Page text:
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Dusty Baker and Pitch Counts

Over the first week of my new blog, I’ve made a number of posts about Dusty Baker’s handling of Reds pitchers.  I suggested that I thought Baker has done a better job of managing the workload of his starting pitchers this year. In that same post, I noted how Reds pitchers exceeded 110 pitches only five times at that point this season, and that after each such occurrence the starter was given an extra day of rest before his next start.  The next day, he left Johnny Cueto in to throw 113 pitches in the fourth game of a twenty-day stretch with no off days.  I then speculated that having Cueto throw so many pitches might cost the Reds before the stretch was over. Cueto had to leave his next start early with a blister.  Then, of course, there is Homer Bailey.  Yesterday, Bailey left his start early, and I pointed out that Baker has not been as careful in his handling of Bailey -particularly last year – as he has been with the other two youngsters in the rotation: Johnny Cueto and Mike Leake. Today, Bailey went on the DL with shoulder soreness.  So, is Dusty managing the starters’ pitch counts better or not?

To help understand, I put together this chart (with data pulled from fangraphs).

The chart shows the percentage of team games in which the starter pitcher threw at least the number of pitches on the x-axis.  So, in 2009, Reds starters threw 80 or more pitches nearly 91% of the time. In 2010, the fewest pitcher a Reds starter had thrown in a game was 81 pitches.  (I pulled this data the day before Homer Bailey’s injury forced him out early.)  This chart makes clear that the 2010 Reds are not having as many low pitch count outings as the 2009 team.  Low pitch count outings are driven by the injury bug and by ineffectiveness.  The 2010 Reds have been generally healthy, Bailey’s injury notwithstanding.  Plus, the 2010 Reds are in contention and have been pitching relatively well of late, so it stands to reason that they’ve had relatively few ineffective outings.  It also doesn’t hurt that it is still early in the season before arms wear down.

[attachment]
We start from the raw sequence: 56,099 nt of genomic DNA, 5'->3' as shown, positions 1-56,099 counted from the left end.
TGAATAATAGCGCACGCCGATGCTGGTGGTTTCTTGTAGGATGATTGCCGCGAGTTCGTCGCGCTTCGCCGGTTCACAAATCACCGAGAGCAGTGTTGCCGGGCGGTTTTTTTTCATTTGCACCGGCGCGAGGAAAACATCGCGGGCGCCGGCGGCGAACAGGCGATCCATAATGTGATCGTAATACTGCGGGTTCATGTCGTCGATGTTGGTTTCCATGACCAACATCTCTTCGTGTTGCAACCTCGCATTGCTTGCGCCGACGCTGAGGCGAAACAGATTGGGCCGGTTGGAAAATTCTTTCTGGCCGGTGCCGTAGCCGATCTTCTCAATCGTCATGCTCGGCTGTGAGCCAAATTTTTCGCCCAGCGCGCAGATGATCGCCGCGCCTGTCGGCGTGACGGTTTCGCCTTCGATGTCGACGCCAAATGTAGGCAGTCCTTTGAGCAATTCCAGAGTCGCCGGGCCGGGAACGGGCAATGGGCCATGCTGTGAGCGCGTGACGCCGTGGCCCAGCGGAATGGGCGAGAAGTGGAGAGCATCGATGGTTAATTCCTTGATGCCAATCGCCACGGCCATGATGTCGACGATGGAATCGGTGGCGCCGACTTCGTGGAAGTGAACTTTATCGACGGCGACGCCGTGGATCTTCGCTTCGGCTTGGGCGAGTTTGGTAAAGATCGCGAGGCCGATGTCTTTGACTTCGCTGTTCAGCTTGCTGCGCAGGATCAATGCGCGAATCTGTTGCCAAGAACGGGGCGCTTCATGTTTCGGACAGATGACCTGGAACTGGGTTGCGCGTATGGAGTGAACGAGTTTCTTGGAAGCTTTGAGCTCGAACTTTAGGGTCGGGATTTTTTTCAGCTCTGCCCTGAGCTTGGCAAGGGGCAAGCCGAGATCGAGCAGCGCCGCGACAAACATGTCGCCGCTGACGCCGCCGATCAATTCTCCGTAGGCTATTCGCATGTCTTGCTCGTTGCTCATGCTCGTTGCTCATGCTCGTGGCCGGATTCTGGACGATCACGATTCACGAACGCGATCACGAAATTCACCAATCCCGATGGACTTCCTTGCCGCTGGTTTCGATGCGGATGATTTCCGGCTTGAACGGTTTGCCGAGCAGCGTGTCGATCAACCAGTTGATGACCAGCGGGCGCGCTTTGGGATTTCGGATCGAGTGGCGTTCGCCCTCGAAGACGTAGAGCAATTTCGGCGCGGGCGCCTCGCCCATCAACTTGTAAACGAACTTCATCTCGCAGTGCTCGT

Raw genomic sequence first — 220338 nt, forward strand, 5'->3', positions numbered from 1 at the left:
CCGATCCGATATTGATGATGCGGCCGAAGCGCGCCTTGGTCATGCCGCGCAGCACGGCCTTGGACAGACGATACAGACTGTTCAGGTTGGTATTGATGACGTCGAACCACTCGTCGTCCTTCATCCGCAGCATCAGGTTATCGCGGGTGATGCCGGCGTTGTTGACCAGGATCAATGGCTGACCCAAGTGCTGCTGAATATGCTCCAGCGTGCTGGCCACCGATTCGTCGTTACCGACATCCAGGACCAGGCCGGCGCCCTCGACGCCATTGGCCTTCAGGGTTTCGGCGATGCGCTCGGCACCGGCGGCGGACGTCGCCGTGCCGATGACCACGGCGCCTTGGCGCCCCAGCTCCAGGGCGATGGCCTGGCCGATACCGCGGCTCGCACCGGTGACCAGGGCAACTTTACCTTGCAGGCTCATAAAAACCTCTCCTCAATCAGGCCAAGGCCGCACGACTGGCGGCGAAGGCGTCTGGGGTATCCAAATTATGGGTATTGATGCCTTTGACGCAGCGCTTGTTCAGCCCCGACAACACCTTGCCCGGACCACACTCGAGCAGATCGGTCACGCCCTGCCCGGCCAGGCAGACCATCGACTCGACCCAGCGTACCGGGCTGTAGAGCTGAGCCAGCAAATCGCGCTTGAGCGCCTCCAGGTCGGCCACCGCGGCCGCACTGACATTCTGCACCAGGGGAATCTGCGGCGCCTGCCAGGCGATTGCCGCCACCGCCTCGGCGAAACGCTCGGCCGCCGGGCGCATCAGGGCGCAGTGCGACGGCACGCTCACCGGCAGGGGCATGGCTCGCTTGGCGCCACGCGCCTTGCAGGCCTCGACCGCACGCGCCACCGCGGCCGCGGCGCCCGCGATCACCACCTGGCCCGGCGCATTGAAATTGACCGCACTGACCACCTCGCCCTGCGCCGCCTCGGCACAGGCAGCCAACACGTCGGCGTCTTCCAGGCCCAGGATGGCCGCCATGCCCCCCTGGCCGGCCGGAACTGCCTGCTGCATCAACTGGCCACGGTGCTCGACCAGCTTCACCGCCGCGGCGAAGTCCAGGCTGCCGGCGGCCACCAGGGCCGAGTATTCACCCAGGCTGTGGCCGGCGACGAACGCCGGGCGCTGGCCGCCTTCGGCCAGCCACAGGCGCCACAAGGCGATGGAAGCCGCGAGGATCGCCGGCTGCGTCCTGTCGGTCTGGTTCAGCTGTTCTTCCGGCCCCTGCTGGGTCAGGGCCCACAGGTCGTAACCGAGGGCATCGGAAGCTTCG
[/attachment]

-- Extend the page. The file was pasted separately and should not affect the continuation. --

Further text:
While the factors mentioned above explain the low pitch count disparity between the 2009 and 2010 Reds, the manager makes a move in those cases out of necessity.  What is more interesting are the high pitch count games, where the manager determines the pitcher has done his day’s work.  Reds starters are being called on to throw between 103 and 113 pitches slightly less frequently than in 2009, but they are also throwing 118 pitches or more with greater regularity (albeit with a very small sample size).  So, is Dusty abusing his rotation?  It depends on where you draw the threshold for what constitutes overuse.

For comparison, let’s see how other teams are handling their starting rotation.  First, here are curves for each MLB team in 2009.

A few features jump out here.  First, Astros starters (blue x) managed to get to 80 pitches only 23% of the time.  That was considerably less than any other team.  Second, Nationals pitchers (pink triangles to the left) reached the magical 100 pitch mark only 24% of the time, while the Diamondbacks (royal blue to the right) reached it a league-high 59% of the time.  Finally, and most interesting of all, is that Tigers starters (maroon diamonds at the bottom right) were called on to throw more than 110 pitches with significantly greater frequency than any other team.  Maybe Rick Porcello isn’t striking anyone out because his arm is about to fall off.  🙂

So, is 2010 any different?

Boy, is it!  Pirates starters (green diamonds) have made it to 90 pitches just 53% of the time.  I had to look it up to make sure there wasn’t an error in my script.  It is, in fact, correct.  Other than Zack Duke and Paul Maholm, no one has been able to get to remotely deep into games with any consistency at all.  Also of note is that pitchers are generally having fewer low pitch count games in 2010 than in 2009.  This can be seen because the top half of the curve is generally to the right of the top half of the 2010 curve.  I assume this difference is because of the fatigue that shows up as a season wears on.  This trend even hold true in the high pitch count games, although it isn’t as clear from this chart.  In 2009, just four teams had starters throw more than 115 pitches in 10% of their games.  They were the Tigers (17%), Giants (12%), Royals (12%), and Reds (12%).  In 2010, there are 13 teams whose starters have thrown 115 or more pitches 10% of the time.  That group is led by the Rockies (19%), and includes the Giants (17%), Angels (16%), Astros (14%), Tigers (14%), Phillies (14%), Rangers (14%), Red Sox (14%), Brewers (12%), Dodgers (12%), Reds (12%), Cubs (11%), and Diamondbacks (11%).

By this measure, Dusty Baker is still working his starting rotation pretty hard but not any more than he did last year.  Maintaining the status quo is still better than much of the rest of the league at this point in the season though, so maybe we should cut him some slack and see how the season plays out.